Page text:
In addition, your body uses sugar for energy and when you exercise, sugar is released from your liver as part of this process. Alcohol can affect the enzyme involved in the release of this sugar. The liver has to work harder than usual to remove the toxins from alcohol, which means it is less able to complete other functions such as releasing sugar.

  • Cancer

    Alcohol is a modifiable risk factor for at least seven types of cancer – bowel, breast, liver, mouth, voice box (larynx), oesophagus (foodpipe) and throat (pharynx).4 Bowel and breast cancers are among the most common in Ireland. Even a few of drinks a day can cause an increased risk of some of these cancers. Every year in Ireland, 900 people are diagnosed with alcohol-related cancers and 500 die as a result. Read more about alcohol and cancer

  • Depression

    Alcohol is a depressant.5 Drinking can contribute to depression due to the various psychological effects of alcohol and impacts on mental health. Alcohol affects the levels chemicals in our brain. For example, serotonin, which regulates happiness. The enjoyable effect of alcohol is temporary, and you may even feel worse after drinking. Attempts to cope with the feelings and symptoms of depression may lead some people to drink more to cope. This can become a cycle. Read more about alcohol and mental health

  • Heart disease and stroke

    Regularly drinking more than the low-risk guidelines raises your blood pressure. This means that your heart has to work harder to pump blood around the body. High blood pressure is the leading cause of heart attack and stroke in Ireland.6 Alcohol intake is also associated with cardiomyopathy (a weakening of heart tissue). This can contribute to problems with blood circulation. Read more about alcohol and heart health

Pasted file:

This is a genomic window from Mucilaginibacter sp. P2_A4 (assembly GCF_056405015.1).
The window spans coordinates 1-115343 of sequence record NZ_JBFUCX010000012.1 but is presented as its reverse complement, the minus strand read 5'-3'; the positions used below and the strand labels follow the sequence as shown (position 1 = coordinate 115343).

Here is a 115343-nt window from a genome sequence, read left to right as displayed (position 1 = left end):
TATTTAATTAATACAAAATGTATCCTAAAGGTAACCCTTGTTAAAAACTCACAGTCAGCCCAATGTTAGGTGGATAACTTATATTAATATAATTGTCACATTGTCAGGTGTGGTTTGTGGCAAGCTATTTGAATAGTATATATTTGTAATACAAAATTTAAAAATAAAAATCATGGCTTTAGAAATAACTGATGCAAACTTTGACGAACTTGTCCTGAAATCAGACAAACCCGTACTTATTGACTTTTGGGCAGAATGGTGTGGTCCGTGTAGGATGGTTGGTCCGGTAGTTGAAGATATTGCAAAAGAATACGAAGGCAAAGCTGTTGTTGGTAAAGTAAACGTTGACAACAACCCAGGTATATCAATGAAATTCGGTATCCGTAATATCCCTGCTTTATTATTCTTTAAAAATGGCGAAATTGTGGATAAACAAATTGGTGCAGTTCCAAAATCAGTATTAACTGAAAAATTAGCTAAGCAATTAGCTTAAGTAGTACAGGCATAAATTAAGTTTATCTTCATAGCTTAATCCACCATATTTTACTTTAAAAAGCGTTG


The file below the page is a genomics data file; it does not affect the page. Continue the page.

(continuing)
• Immune system

    Alcohol impairs the immune system.7 More specifically, alcohol affects how white blood cells function. White blood cells are an essential part of the response to inflammation. In effect, they are “first responders” in the body. Chronic alcohol misuse therefore reduces your ability to fight infection. Read more about alcohol and the immune system

  • Liver disease

    One of the roles of the liver is to get rid of toxins from the body. This means that drinking alcohol puts extra pressure on the liver. The byproduct of alcohol are toxins that can damage the liver.8 The liver can break down one standard drink of alcohol per hour (this is a guide only; there are many factors that means this will vary from person to person). The type of alcohol, how fast and how much you drink can prevent the liver from working properly. Regularly drinking more than the low-risk weekly guidelines can increase the risk of fatty liver (steatosis), inflammation of the liver (hepatitis) and cirrhosis (scarring of liver tissue). For more information on alcohol and liver disease visit The Irish Liver Foundation.

  • Pancreas

    Excessive alcohol use can cause the pancreas to produce toxins which cause pancreatitis. Pancreatitis can be either acute (sudden onset) or chronic (develops over time). Acute pancreatitis can be life-threatening and can lead to the development of type 2 diabetes.9

  • Pregnancy

    Drinking alcohol during pregnancy can cause foetal alcohol spectrum disorders (FASD). The most serious FASD is foetal alcohol syndrome. Alcohol can damage the developing brain and body by passing from the mother’s blood into the baby’s blood through the placenta.10 The HSE advises that there is no safe amount and no safe time for alcohol during pregnancy.

  • Stomach disorders

    Drinking alcohol irritates your digestive system. This causes your stomach to produce more acid than usual. This can result in gastritis, which is the inflammation of the stomach’s lining. Symptoms include vomiting, heartburn and loss of appetite. If left untreated, gastritis can lead to ulcers.11